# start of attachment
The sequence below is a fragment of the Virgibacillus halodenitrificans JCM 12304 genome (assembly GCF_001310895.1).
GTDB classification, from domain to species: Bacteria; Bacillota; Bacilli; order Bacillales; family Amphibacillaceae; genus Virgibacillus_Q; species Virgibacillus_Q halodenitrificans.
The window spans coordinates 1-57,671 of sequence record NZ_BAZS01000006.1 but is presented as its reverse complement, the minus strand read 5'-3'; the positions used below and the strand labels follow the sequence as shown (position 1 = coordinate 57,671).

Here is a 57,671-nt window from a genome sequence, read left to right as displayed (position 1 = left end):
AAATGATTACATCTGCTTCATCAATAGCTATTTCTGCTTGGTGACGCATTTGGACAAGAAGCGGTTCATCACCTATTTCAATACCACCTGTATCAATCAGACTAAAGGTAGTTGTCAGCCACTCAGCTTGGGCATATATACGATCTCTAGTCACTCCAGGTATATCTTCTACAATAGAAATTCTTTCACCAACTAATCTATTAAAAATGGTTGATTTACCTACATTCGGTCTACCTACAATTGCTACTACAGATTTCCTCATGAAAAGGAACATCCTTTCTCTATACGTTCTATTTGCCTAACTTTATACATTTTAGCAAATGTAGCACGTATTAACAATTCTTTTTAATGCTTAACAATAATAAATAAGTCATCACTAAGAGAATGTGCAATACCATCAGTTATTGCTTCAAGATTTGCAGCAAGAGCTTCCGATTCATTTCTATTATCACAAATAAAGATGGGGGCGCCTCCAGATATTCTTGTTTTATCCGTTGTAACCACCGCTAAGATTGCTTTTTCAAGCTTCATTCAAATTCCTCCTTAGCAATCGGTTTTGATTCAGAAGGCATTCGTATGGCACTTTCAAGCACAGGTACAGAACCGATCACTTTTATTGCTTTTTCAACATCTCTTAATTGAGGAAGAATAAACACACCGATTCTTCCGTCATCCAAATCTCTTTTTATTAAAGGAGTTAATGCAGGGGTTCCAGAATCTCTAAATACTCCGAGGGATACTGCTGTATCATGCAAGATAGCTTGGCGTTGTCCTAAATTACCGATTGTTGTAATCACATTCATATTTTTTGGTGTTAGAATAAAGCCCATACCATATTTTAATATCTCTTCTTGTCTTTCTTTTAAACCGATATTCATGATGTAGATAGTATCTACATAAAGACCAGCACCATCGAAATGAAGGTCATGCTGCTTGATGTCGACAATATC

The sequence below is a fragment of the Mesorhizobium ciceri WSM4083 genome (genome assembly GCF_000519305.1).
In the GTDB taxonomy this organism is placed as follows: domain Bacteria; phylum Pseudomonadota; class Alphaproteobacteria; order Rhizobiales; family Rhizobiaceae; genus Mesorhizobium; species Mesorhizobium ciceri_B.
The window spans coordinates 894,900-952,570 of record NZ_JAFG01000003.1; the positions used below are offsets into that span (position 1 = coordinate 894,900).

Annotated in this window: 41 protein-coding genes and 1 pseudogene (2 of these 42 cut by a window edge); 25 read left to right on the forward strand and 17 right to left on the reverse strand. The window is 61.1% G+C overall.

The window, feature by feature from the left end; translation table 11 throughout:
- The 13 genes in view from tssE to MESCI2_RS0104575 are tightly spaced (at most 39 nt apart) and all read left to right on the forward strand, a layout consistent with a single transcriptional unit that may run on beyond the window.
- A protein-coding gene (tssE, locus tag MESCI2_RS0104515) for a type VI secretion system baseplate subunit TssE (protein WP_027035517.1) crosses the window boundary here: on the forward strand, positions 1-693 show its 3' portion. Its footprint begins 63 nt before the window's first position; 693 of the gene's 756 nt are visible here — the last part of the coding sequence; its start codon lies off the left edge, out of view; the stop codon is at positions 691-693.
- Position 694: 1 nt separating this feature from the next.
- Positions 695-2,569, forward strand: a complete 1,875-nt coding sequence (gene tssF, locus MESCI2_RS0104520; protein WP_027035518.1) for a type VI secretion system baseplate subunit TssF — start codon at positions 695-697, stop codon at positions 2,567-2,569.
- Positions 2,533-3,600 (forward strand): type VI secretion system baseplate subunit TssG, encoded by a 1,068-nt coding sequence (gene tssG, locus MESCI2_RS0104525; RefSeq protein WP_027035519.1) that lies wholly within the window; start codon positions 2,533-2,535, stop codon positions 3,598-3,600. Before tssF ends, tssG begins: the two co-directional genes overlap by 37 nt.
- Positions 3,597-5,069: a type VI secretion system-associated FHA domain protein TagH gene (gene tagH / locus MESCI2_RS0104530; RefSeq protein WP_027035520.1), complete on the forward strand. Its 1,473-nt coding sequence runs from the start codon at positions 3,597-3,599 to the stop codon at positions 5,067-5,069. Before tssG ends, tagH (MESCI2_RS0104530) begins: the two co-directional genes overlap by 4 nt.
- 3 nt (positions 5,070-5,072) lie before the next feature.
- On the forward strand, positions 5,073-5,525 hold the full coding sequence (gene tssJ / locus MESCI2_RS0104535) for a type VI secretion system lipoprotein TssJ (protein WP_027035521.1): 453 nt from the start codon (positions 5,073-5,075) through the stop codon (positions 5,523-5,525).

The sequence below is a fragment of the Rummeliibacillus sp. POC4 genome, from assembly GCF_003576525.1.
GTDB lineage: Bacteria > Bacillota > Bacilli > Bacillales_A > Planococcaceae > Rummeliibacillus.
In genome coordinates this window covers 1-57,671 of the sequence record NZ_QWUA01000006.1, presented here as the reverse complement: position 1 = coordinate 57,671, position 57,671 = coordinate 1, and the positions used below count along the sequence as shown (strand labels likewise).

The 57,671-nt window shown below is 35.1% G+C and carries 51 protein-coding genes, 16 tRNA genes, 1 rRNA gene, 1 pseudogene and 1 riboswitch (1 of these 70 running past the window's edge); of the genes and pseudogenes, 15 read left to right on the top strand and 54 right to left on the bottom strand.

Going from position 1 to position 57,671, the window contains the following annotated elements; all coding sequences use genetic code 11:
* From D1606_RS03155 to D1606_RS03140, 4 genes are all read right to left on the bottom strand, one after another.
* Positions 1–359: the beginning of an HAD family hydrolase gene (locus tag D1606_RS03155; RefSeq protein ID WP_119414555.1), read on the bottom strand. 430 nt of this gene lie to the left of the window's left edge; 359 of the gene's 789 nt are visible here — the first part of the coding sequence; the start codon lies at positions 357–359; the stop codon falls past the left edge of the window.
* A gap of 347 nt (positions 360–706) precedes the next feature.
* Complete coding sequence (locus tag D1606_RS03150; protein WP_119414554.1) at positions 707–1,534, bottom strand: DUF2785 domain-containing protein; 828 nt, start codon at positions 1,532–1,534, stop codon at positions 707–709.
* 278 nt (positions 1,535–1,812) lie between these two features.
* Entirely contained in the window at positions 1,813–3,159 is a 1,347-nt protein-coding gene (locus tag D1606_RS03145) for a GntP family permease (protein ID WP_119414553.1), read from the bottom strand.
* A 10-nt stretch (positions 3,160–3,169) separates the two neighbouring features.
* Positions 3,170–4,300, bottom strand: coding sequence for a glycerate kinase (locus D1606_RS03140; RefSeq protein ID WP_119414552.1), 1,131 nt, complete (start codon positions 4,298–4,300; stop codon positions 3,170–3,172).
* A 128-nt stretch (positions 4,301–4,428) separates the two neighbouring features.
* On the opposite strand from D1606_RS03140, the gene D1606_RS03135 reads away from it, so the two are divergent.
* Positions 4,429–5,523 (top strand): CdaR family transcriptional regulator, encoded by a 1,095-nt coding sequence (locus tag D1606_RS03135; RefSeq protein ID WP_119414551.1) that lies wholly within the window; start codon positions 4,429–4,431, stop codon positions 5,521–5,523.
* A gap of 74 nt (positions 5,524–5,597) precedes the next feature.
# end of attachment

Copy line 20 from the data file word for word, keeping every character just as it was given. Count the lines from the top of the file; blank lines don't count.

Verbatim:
GTDB lineage: Bacteria > Bacillota > Bacilli > Bacillales_A > Planococcaceae > Rummeliibacillus.